Books: Marion Zimmer Bradley’s “The Mists of Avalon”
“Gwenhwyfar, I would have you bear this in mind – charms often work as you would not that they would do.” – Morgaine
It is now thirty years since Marion Zimmer Bradley’s book The Mists of Avalon dominated the New York Times bestseller lists and won the 1984 Locus Award for best fantasy novel. This retelling of the legend of King Arthur from the perspective of Morgaine, or Morgan le Fay, runs to almost 900 pages (yes, really!) and carries the reader through from Arthur’s parentage to the aftermath of his death. Yet he is not the most key player in the fifty-odd years of the book’s unfolding. Rather, it is the women around him – his mother Igraine, his sister Morgaine, his wife Gwenhwyfar – that most shape the trajectory of these years, for better or worse, as each woman seeks to do best what she feels her faith guides her to do.
Morgaine begins the book as a little girl. She trains through her teen years as a priestess of the Goddess, learning self-mastery and the rhythms of the earth so that she can dedicate her life to the will of the Goddess and serve Her through rituals to bless the earth. Then she plays a key role in bringing Arthur to the British throne – one that leaves her shaken and setting aside her life as a priestess. However, when he makes choices that seem against the oaths he swore when she helped him take the throne, she begins to redevelop her knowing, and works against him over the years in order to right what she sees as treason.
Gwenhwyfar enters the story as one of the angles in a complex relationship with Arthur, Morgaine and their kinsman Lancelet. Raised to doubt herself, anxious for her and her husband’s Christian souls, she makes choices in fear that have stark consequences for all four.
In all cases, we see that their best intentions always seem to bring about unforeseen consequences. Over their adult lives, Morgaine and Gwenhwyfar strive for the heart of Arthur and the will of God, and both come to bitter grief at times for their efforts. They seem often opposed and our sympathies lie most naturally with Morgaine – but the book does not shrink from portraying Morgaine as sometimes wilful and ruthless, or Gwenhwyfar as a sympathetic, understandably frightened character who has simply not been called on to do some of the growing up that Morgaine has done.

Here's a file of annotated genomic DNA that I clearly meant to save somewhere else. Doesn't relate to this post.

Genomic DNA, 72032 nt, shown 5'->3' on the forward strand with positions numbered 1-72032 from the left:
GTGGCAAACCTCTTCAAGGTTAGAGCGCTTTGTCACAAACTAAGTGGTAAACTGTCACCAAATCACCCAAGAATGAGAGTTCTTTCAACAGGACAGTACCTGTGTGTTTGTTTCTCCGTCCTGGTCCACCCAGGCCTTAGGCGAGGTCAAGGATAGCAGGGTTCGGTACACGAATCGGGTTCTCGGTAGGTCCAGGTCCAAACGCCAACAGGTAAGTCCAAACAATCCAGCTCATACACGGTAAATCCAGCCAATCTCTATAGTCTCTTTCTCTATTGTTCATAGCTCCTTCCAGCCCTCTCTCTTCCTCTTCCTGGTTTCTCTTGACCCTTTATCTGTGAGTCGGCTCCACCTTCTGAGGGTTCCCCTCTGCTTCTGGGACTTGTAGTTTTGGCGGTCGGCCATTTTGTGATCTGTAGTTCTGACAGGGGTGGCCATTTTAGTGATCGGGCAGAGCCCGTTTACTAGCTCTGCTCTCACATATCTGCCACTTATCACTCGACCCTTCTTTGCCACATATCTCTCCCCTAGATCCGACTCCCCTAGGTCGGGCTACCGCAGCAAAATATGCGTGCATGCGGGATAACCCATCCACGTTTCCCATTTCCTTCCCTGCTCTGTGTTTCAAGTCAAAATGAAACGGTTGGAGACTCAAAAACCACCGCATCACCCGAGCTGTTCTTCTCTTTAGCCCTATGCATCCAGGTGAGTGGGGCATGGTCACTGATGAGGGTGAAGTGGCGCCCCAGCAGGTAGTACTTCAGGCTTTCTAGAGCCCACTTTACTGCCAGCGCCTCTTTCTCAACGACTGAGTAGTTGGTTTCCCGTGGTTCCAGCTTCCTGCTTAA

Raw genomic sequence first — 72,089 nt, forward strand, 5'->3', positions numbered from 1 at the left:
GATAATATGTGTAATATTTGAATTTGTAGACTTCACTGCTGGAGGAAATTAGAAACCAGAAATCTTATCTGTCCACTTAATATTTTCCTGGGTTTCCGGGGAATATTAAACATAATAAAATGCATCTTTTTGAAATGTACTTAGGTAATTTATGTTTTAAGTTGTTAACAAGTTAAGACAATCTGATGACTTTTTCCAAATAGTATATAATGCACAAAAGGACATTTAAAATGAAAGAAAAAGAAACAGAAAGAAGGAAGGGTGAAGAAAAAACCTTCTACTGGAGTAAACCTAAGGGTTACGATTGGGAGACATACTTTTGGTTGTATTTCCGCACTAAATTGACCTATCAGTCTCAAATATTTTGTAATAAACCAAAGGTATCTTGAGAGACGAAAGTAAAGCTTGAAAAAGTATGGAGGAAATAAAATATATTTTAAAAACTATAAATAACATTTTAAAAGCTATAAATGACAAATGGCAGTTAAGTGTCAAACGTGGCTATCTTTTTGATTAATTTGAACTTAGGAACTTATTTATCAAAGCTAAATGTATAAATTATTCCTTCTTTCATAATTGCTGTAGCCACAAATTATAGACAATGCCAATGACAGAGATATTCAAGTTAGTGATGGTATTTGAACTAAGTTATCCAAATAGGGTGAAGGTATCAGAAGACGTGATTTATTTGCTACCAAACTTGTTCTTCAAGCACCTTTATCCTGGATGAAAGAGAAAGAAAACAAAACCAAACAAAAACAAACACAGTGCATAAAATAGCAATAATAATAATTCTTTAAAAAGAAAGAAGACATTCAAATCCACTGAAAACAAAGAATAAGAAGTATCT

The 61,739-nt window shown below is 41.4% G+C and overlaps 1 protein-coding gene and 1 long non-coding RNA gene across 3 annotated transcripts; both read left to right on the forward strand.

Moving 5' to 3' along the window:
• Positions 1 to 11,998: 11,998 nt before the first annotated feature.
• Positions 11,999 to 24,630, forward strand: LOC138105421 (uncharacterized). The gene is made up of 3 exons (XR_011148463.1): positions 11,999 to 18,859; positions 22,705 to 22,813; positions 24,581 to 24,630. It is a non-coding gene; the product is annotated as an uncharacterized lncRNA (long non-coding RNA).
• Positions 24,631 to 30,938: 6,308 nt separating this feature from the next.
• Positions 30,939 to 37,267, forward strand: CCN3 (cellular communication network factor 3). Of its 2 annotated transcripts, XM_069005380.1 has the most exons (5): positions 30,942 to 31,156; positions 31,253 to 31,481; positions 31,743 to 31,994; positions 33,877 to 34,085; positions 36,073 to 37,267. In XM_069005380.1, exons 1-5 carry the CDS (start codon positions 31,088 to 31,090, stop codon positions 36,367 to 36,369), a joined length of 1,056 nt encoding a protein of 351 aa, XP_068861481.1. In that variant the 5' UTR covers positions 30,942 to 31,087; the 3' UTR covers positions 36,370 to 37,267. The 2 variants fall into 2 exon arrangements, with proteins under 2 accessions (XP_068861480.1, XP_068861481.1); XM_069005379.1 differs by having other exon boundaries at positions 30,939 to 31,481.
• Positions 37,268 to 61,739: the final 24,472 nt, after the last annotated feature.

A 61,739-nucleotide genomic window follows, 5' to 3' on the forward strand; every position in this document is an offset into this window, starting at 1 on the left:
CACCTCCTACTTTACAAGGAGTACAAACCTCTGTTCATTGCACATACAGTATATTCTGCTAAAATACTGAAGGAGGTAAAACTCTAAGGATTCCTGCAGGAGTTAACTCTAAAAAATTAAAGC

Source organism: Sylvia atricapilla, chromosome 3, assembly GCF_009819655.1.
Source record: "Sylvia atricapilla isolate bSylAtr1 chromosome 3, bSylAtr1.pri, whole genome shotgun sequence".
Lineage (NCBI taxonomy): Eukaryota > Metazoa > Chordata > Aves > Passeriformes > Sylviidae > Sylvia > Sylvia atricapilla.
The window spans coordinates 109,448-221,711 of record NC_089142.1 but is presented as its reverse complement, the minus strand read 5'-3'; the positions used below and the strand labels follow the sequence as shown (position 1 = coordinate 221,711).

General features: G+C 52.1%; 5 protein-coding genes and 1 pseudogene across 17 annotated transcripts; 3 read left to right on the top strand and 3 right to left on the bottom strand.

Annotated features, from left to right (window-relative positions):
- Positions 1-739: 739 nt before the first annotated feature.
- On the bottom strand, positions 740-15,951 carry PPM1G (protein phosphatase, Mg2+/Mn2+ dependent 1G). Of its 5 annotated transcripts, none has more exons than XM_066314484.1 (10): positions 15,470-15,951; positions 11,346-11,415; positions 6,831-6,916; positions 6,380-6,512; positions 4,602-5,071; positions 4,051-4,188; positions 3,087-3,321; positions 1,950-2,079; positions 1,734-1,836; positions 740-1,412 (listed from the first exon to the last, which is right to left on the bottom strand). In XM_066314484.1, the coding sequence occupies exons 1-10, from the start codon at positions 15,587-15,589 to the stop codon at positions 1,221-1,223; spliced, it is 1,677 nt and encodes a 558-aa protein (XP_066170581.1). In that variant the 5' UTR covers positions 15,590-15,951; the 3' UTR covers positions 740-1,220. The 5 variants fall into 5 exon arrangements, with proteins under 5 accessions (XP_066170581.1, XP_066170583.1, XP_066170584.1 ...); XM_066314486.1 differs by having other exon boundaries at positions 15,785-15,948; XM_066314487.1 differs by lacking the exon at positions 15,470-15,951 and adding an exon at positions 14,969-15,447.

At times the depiction of Christianity in the book can seem quite negative, but Bradley’s quarrel is not with Christ – rather with the narrow-mindedness of some of those who claimed to be Christian. She concludes the book by reconciling the apparent chasm between Goddess worship and Christianity.
This book has lost none of its freshness and timeliness in thirty years; if anything, its message resonates all the more in a world where reverence for the earth and its rhythms is fading and there is the sense that it is all the harder to connect with the power and meaning of what Bradley points to as Avalon. This is the real magic of the book: Bradley, who had just been ordained as a Gnostic Catholic minister when she wrote it, presents a vision of a feminine, earth-centered spirituality that resonates deeply. As Diana L. Paxson put it, “[readers] realized that it was possible to create a religious practice that would meet our needs, and that the Goddess, far from being confined to ancient mythology, was alive, well, and eager to communicate.” Somehow, through the 900 pages of The Mists of Avalon, a deeper reality is being evoked, a memory of interconnection, and the promise that if we look beyond the temporal charms of human wanting, it can still be so.